Perceived patient expectation was a reason for high antibiotic use in our study. Doctors claimed inadequate diagnostic facilities and patient demand as justification for prescribing antibiotics.Interestingly, GPs in the UK think prescribing antibiotics is part of their social responsibility (25). In contrast, a Swedish study showed the public trusted doctors more when antibiotics were not prescribed (14).
The perception of pharmacists in the study that doctors receive major incentives for antibiotic prescriptions was supported by a study from Orissa (10). Pharmacists however stated that OTC demand, business competition and incentives were major drivers of antibiotic use. An ethnographic study done on pharmaceutical behaviour revealed reciprocal relationships between pharmacy shops, wholesale distributors and the pharmaceutical industry (26). Many pharmacists in our study viewed their profession as a business. This attitude will be difficult to change as livelihoods are often at stake.
The fear, among GPs, of losing patients, and competition between pharmacy shops were mentioned as factors that were perceived to increase antibiotic prescribing and dispensing. This pressure could be minimised through policies and systems that allocate patients into health provider registries based on geographical area of stay.Patients could then visit allocated GP clinics and get medicines dispensed from adjacent pharmacy shops. This may improve relationships and communication between patients, doctors and pharmacists. This system is prevalent in the UK, where patients are assigned to GP practice groups, with patients being allowed a change of GPs based on their needs (27).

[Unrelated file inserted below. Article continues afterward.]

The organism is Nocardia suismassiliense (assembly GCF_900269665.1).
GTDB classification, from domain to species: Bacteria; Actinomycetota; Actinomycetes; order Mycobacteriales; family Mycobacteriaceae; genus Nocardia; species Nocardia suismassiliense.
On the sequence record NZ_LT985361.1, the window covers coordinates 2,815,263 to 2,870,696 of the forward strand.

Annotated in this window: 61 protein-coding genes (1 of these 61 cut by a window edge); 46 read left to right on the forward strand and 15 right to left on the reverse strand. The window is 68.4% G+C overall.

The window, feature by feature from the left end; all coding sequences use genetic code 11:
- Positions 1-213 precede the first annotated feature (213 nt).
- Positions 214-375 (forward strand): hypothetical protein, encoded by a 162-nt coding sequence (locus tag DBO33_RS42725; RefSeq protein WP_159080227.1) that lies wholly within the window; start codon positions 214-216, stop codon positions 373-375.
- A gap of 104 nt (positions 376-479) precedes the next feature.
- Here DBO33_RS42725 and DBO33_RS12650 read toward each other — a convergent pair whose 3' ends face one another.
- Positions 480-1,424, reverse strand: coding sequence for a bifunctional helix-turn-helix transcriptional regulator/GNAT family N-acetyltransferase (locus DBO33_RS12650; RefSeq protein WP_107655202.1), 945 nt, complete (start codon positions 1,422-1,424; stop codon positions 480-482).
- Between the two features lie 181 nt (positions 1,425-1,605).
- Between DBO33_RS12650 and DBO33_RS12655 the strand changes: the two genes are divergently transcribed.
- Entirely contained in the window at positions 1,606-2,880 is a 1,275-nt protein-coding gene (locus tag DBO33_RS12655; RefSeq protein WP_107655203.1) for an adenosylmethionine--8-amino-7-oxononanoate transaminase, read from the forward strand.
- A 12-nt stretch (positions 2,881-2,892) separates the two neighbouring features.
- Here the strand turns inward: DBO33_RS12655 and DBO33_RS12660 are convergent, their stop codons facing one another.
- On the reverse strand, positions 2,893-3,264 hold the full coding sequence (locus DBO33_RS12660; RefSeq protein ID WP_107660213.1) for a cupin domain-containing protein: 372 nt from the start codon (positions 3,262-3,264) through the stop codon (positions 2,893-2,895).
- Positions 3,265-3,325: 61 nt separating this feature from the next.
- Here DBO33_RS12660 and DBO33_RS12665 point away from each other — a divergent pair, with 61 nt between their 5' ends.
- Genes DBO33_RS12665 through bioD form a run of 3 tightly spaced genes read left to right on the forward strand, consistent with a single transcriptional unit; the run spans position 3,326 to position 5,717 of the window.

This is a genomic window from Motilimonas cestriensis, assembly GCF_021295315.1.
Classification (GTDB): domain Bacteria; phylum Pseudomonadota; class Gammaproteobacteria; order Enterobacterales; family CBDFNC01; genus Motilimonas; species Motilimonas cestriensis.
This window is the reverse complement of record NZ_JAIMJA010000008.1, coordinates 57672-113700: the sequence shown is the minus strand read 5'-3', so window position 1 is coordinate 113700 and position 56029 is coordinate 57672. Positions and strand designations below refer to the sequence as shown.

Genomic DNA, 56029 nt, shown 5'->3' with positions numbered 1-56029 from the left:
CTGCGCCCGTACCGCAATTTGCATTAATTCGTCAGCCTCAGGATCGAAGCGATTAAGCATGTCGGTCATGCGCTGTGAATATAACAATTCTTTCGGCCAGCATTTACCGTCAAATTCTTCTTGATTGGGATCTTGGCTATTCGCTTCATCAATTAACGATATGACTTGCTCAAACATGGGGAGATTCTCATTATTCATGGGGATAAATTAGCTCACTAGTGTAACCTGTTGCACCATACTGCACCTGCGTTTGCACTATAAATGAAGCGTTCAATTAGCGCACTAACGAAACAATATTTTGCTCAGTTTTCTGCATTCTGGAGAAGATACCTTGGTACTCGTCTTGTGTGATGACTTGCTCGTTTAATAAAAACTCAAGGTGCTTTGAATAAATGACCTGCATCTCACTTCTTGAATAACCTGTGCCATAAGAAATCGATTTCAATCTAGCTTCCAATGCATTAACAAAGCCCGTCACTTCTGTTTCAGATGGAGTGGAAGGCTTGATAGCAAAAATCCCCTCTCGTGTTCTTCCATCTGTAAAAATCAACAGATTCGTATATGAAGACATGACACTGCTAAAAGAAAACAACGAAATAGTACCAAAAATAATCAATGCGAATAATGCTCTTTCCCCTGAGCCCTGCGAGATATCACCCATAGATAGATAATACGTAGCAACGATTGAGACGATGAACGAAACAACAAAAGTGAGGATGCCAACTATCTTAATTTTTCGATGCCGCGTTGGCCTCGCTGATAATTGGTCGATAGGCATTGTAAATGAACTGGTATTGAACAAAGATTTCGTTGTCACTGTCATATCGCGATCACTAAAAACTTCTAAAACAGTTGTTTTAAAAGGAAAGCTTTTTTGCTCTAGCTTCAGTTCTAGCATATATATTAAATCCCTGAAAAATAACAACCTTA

Among various strategies mentioned, one key suggestion was that of empowering the public through education and media. An interventional study has shown that an empowerment technique using leaflets and posters improves awareness of antibiotics and generates relevant questions to doctors (28). Stakeholders in our study supported the idea that school children, teachers, women’s and self-help groups could be key partners in the process. Improved patient communication from healthcare providers about illness and antibiotics was another suggestion. Studies have shown that interventions for improving patient communication reduce antibiotic prescription rates by 60% (28). Developing guidelines for antibiotic use, continuing education programmes and rational use modules in healthcare curricula were other suggestions by healthcare providers in our study. Implementing such programmes could improve prescribing and dispensing practices, restrict irrational prescriptions and contain OTC sales.